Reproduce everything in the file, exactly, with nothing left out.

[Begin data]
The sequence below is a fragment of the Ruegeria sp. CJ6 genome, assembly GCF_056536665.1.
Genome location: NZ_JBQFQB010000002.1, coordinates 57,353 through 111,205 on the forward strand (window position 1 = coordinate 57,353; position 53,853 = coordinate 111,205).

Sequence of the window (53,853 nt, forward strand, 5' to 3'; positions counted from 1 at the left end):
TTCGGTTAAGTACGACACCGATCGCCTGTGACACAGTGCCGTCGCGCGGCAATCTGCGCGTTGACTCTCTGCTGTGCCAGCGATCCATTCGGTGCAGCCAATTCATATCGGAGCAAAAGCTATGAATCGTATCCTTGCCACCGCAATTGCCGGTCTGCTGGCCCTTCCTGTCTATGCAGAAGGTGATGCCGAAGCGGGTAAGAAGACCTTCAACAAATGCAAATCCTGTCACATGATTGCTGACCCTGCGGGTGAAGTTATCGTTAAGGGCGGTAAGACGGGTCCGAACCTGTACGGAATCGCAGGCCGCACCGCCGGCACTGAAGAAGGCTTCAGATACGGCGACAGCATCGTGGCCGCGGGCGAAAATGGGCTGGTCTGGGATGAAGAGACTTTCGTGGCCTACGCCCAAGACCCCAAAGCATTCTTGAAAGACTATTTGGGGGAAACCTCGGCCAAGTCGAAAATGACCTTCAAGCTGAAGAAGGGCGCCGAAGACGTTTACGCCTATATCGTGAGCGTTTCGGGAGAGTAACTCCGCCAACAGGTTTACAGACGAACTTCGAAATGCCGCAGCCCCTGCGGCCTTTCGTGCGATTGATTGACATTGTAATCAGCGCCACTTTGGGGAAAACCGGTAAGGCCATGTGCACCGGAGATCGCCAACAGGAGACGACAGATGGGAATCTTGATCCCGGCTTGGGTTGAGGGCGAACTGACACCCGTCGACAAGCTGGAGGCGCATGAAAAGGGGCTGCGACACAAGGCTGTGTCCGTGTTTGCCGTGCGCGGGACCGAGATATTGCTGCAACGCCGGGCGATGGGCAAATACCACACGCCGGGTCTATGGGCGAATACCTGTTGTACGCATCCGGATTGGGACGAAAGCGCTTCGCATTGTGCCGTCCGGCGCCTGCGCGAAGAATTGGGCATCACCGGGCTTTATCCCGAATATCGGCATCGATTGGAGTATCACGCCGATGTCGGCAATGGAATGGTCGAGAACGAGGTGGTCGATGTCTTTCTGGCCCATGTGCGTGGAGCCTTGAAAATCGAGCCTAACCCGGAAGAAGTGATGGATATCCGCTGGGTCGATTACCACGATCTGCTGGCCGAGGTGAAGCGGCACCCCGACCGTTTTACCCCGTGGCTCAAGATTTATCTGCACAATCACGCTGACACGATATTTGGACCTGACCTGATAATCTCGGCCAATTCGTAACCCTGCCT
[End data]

The sequence below is a fragment of the Ruegeria sp. CJ6 genome, assembly GCF_056536665.1.
Genome location: NZ_JBQFQB010000002.1, coordinates 57,353 through 111,205 on the forward strand (window position 1 = coordinate 57,353; position 53,853 = coordinate 111,205).

Sequence of the window (53,853 nt, forward strand, 5' to 3'; positions counted from 1 at the left end):
TTCGGTTAAGTACGACACCGATCGCCTGTGACACAGTGCCGTCGCGCGGCAATCTGCGCGTTGACTCTCTGCTGTGCCAGCGATCCATTCGGTGCAGCCAATTCATATCGGAGCAAAAGCTATGAATCGTATCCTTGCCACCGCAATTGCCGGTCTGCTGGCCCTTCCTGTCTATGCAGAAGGTGATGCCGAAGCGGGTAAGAAGACCTTCAACAAATGCAAATCCTGTCACATGATTGCTGACCCTGCGGGTGAAGTTATCGTTAAGGGCGGTAAGACGGGTCCGAACCTGTACGGAATCGCAGGCCGCACCGCCGGCACTGAAGAAGGCTTCAGATACGGCGACAGCATCGTGGCCGCGGGCGAAAATGGGCTGGTCTGGGATGAAGAGACTTTCGTGGCCTACGCCCAAGACCCCAAAGCATTCTTGAAAGACTATTTGGGGGAAACCTCGGCCAAGTCGAAAATGACCTTCAAGCTGAAGAAGGGCGCCGAAGACGTTTACGCCTATATCGTGAGCGTTTCGGGAGAGTAACTCCGCCAACAGGTTTACAGACGAACTTCGAAATGCCGCAGCCCCTGCGGCCTTTCGTGCGATTGATTGACATTGTAATCAGCGCCACTTTGGGGAAAACCGGTAAGGCCATGTGCACCGGAGATCGCCAACAGGAGACGACAGATGGGAATCTTGATCCCGGCTTGGGTTGAGGGCGAACTGACACCCGTCGACAAGCTGGAGGCGCATGAAAAGGGGCTGCGACACAAGGCTGTGTCCGTGTTTGCCGTGCGCGGGACCGAGATATTGCTGCAACGCCGGGCGATGGGCAAATACCACACGCCGGGTCTATGGGCGAATACCTGTTGTACGCATCCGGATTGGGACGAAAGCGCTTCGCATTGTGCCGTCCGGCGCCTGCGCGAAGAATTGGGCATCACCGGGCTTTATCCCGAATATCGGCATCGATTGGAGTATCACGCCGATGTCGGCAATGGAATGGTCGAGAACGAGGTGGTCGATGTCTTTCTGGCCCATGTGCGTGGAGCCTTGAAAATCGAGCCTAACCCGGAAGAAGTGATGGATATCCGCTGGGTCGATTACCACGATCTGCTGGCCGAGGTGAAGCGGCACCCCGACCGTTTTACCCCGTGGCTCAAGATTTATCTGCACAATCACGCTGACACGATATTTGGACCTGACCTGATAATCTCGGCCAATTCGTAACCCTGCCT